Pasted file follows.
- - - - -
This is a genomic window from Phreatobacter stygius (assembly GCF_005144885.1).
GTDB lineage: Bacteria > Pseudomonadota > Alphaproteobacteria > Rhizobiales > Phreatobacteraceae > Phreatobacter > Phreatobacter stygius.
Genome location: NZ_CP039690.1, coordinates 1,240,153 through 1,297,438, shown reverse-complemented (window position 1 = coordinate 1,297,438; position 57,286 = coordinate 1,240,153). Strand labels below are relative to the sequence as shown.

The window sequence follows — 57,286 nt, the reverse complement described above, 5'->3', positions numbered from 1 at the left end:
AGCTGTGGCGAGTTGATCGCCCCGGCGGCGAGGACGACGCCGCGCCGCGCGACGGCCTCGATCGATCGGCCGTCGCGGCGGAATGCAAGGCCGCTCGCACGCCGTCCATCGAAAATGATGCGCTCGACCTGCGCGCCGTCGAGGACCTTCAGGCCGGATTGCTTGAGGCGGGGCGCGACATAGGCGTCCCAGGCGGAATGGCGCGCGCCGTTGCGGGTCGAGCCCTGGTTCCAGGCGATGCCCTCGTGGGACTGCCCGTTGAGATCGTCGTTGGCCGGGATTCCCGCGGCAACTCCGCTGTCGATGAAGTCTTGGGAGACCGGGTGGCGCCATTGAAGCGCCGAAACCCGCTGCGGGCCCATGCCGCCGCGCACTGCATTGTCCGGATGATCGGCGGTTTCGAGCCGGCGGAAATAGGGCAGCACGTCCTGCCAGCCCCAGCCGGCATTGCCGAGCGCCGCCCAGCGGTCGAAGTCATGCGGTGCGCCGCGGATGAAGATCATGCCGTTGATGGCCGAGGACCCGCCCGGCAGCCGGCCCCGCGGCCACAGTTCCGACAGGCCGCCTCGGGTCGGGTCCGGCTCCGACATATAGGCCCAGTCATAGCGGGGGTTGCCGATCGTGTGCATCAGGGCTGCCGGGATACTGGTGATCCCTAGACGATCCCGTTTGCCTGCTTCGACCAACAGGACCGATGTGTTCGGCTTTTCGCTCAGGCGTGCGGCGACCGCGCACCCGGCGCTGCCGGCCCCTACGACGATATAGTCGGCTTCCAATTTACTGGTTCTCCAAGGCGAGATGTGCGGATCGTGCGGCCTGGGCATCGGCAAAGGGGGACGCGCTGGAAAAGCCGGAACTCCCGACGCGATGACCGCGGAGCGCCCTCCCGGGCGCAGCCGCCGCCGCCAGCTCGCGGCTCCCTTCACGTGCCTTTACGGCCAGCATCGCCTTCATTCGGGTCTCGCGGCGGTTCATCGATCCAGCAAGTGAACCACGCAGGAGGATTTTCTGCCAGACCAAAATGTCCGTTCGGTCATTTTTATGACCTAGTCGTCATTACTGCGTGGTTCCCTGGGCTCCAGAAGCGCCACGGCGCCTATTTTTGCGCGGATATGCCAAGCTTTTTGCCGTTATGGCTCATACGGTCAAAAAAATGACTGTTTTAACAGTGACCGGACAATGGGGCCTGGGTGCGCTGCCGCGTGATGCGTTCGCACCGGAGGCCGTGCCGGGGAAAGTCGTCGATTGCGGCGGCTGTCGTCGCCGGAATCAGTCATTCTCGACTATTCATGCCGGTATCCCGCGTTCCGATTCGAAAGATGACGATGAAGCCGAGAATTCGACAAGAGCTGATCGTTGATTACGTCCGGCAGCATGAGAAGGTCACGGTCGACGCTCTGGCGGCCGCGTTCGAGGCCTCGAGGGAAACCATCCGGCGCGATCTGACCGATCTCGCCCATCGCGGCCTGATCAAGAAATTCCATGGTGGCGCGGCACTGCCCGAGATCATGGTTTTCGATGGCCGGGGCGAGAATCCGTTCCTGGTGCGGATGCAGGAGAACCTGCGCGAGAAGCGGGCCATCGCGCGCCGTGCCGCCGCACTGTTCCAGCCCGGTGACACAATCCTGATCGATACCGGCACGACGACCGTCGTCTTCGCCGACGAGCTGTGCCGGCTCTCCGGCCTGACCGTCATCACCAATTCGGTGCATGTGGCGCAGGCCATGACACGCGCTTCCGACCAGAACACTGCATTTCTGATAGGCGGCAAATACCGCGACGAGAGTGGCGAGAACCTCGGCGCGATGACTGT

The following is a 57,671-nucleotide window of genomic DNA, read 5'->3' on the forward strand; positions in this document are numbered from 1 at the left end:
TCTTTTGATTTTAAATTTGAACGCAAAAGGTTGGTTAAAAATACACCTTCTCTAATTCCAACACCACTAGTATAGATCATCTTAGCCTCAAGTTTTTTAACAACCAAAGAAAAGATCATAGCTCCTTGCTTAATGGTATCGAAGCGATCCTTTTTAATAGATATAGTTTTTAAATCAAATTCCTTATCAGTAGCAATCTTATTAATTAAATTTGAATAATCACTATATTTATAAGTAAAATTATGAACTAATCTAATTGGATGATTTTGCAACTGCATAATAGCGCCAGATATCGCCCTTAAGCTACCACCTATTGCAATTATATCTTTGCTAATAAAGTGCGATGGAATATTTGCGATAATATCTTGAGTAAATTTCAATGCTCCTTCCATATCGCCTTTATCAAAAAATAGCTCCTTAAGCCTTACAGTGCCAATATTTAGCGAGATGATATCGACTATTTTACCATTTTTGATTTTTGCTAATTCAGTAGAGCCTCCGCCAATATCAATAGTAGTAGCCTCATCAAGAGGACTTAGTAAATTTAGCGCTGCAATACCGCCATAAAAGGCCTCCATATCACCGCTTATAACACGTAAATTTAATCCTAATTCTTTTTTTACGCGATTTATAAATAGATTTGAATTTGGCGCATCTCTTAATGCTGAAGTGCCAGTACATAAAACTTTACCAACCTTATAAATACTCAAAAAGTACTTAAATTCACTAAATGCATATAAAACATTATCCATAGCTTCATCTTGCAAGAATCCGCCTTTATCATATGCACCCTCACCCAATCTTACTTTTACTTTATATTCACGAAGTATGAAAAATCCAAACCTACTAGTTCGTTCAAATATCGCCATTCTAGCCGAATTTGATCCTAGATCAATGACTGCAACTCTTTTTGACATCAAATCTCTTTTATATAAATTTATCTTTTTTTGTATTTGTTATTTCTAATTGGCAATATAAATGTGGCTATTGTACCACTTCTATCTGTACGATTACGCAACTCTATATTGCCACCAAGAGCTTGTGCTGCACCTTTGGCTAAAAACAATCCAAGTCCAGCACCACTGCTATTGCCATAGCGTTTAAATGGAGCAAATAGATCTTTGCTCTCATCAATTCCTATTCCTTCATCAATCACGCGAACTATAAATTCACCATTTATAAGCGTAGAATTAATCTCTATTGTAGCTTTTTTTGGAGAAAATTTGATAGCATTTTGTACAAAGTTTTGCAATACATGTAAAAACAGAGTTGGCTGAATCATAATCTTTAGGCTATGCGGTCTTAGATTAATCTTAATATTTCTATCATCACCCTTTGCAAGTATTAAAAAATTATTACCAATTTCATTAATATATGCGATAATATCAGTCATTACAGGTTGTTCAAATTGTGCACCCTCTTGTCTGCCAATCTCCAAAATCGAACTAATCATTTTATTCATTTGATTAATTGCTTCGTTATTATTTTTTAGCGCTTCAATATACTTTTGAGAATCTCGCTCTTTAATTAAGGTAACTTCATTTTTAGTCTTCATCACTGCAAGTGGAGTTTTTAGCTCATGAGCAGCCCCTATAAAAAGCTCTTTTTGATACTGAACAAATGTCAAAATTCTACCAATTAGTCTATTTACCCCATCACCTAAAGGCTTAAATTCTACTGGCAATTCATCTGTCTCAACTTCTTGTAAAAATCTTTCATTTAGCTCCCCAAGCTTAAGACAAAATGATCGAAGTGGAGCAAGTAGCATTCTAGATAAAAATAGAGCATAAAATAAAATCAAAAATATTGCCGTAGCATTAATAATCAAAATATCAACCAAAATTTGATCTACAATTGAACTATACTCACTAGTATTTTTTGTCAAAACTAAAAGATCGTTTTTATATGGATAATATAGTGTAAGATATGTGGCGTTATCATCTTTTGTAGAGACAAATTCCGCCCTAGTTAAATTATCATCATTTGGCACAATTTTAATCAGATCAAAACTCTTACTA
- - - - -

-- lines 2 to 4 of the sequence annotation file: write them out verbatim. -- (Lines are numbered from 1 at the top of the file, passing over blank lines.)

GTDB lineage: Bacteria > Pseudomonadota > Alphaproteobacteria > Rhizobiales > Phreatobacteraceae > Phreatobacter > Phreatobacter stygius.
Genome location: NZ_CP039690.1, coordinates 1,240,153 through 1,297,438, shown reverse-complemented (window position 1 = coordinate 1,297,438; position 57,286 = coordinate 1,240,153). Strand labels below are relative to the sequence as shown.

The window sequence follows — 57,286 nt, the reverse complement described above, 5'->3', positions numbered from 1 at the left end: